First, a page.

One of my favorite stories in the Gospels is in Matthew 8: the story of the centurion who came to Jesus seeking healing for his servant.
The centurion was obviously Roman, and a Gentile, and by his own admission a man with authority and a man subject to authority. When he arrives, he shares with Jesus his problem: his servant at home is paralyzed and suffering.
In response, Jesus asks if the centurion would like him to come and to heal the servant. And this is the servant’s response:
The centurion replied, “Lord, I do not deserve to have you come under my roof. But just say the word, and my servant will be healed. For I myself am a man under authority, with soldiers under me. I tell this one, ‘Go,’ and he goes; and that one, ‘Come,’ and he comes. I say to my servant, ‘Do this,’ and he does it.”
Jesus is genuinely delighted by the request:
“When Jesus heard this, he was amazed and said to those following him, “Truly I tell you, I have not found anyone in Israel with such great faith. I say to you that many will come from the east and the west, and will take their places at the feast with Abraham, Isaac and Jacob in the kingdom of heaven.”
This is an enormous compliment, no? “I have not found anyone in Israel with such great faith.” I would want that written on my tombstone if Jesus ever said it about me. Something about the centurion’s request deeply impressed Jesus, to the point that he alludes to the salvation of the Gentiles – to all those who will one share in the glorious feast at God’s table.
My pastor pointed out a while back that part of what likely impressed Jesus is the centurion’s seeming grasp of exactly who Jesus was and how he operated. By pointing out that he is a man under authority but also with authority, the centurion is implicitly acknowledging that Jesus has authority (given by God) and is also working under the authority and with the implicit approval of God. The truth that Jesus attempted to share over and over again with the disciples – who seemed to get it, only to betray later that they weren’t quite sure what He meant – is clearly evident to this man who has come for healing. The centurion recognized Jesus in a most meaningful way, and a had a clear grasp of both what He could do, and how.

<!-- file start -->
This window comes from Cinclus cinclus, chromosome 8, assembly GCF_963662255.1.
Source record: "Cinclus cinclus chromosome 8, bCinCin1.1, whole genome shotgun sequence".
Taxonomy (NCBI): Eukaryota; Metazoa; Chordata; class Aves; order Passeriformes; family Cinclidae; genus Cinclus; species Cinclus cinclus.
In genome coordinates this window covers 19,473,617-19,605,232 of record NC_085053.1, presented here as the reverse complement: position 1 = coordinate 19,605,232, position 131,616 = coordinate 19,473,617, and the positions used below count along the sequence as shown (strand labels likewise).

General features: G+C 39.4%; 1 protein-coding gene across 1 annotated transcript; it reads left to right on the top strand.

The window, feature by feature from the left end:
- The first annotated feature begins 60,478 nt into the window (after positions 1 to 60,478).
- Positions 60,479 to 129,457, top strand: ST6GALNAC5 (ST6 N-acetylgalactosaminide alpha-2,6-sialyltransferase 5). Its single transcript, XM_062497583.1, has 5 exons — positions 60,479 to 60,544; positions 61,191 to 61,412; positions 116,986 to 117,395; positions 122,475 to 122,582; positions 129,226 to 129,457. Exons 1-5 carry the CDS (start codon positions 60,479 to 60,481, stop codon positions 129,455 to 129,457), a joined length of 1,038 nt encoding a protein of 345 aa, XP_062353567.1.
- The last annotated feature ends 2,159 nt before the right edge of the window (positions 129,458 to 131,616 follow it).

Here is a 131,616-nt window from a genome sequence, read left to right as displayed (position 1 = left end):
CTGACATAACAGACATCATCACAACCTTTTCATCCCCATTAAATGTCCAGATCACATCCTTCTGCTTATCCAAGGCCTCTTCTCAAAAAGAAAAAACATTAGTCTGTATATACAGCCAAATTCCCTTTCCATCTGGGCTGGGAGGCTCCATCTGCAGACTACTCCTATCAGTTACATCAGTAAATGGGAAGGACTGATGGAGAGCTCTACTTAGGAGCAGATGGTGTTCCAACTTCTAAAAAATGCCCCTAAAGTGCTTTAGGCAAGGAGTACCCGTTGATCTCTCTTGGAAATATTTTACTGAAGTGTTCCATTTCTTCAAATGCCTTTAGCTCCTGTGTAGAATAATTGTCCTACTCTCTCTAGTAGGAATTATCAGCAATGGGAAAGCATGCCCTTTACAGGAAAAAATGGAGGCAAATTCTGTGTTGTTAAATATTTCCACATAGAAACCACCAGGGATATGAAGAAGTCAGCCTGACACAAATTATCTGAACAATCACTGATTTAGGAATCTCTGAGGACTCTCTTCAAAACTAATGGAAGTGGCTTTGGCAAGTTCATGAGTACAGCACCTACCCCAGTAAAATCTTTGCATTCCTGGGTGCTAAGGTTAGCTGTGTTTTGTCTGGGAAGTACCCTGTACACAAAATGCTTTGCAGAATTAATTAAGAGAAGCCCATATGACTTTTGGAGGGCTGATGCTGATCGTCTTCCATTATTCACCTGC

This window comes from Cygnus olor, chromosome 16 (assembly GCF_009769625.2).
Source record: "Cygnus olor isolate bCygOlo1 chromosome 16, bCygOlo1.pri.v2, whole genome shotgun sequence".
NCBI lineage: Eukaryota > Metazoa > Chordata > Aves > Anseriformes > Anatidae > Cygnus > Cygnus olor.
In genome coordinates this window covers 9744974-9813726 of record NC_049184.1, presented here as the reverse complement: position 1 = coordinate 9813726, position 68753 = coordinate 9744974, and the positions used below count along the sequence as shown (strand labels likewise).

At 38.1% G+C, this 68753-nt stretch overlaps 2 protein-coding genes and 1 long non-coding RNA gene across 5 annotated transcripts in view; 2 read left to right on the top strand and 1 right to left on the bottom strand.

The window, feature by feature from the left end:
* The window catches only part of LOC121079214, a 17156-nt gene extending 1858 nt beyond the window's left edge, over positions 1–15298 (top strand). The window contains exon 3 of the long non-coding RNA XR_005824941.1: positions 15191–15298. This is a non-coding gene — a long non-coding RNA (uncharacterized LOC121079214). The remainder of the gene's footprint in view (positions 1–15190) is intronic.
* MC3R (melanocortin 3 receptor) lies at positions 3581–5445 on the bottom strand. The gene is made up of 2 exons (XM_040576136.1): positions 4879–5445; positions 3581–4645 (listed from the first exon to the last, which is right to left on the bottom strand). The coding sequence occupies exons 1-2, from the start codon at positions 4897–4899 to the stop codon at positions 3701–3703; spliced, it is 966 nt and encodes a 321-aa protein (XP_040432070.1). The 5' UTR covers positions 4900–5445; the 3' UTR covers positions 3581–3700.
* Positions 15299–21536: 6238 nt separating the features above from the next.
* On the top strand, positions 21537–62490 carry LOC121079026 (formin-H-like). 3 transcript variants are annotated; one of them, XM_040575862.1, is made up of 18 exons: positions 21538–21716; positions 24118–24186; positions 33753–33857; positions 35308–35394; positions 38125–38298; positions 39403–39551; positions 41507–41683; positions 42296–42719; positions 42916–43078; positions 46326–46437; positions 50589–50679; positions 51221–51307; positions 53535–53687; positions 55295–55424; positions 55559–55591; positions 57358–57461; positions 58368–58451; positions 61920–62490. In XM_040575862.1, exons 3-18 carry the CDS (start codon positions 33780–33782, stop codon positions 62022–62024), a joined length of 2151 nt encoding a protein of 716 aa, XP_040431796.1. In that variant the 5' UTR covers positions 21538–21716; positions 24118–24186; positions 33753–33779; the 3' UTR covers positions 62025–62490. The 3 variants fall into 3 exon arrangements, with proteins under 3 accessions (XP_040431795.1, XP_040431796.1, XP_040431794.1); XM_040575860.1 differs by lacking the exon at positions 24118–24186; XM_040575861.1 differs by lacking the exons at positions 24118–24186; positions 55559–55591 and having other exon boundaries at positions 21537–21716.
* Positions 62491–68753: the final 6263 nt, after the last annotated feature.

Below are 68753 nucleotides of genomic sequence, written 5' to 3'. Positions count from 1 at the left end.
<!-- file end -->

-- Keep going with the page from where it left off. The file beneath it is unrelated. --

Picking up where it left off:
But what makes me smile the most is that Jesus “was amazed.” Jesus was amazed! I love to imagine the look on His face after the centurion’s words: the smile breaking over his face, the absolute delight. Yes. Someone gets it. And what a someone! A military man of the Roman Empire, of all things.
I think we have grown to think of God as un-amazeable. As a being who cannot be astonished or delighted or moved to any spontaneous emotion. As a deity who knows everything, has it all figured out, and sort of watches it all play out with an occasional nod of the head: “Yes, yes, going as planned.” We can think of God as stern, as loving, as firm, as angry, as concerned, but delight and amazement is something we rarely attribute to His character.
Yet as far back as the Old Testament it’s clear that our God is a feeling God: He rants, He pleads, He promises, He coaxes, He woos, He soothes. This is the same God who seems to approach David with eager sincerity: “Are you the one to build me a house to dwell in? For I have not dwelt in a house since the day I brought up the sons of Israel from Egypt…” (2 Samuel 7:5). And it is the same God who, upon hearing the centurion’s humble request and seeing his assurance, responds with unmitigated amazement.
I love the idea that Jesus was amazed. That it was possible to amaze Jesus. And that it undoubtedly still is. I really do believe that God is delighted by our little, simple acts of faith – perhaps far more than the grandiose and difficult acts we wish He’d be impressed by. And it’s a strong motivator to me, to think that my simple understanding of who God is, and my willingness to let that guide my behavior, is something that could bring God – God! – great joy.
I can’t help but wonder, too, if Jesus’ delight in that moment is because He had a glimpse that no one else had of what would come. The centurion, in a small way, represented what would astonish the disciples after the resurrection: the spread of the Gospel to everyone. To all manner of people in countries that they had not visited, had never seen, could barely imagine. For Jesus, this interaction is a sneak peek at the grandeur of what God has planned: the beginnings of God’s great church, composed of people from all nations.
So many times when it comes to our Christian walk we act out of selfishness (“I want to get something” / “I want to avoid something”) or because we feel that we “should” or because God asked us to do it and we know we ought to obey. But it’s something else entirely to act in the hope of amazing God, of giving Him a small gift of joy with our faith and our understanding.
And that makes everything we do feel so much more worthwhile.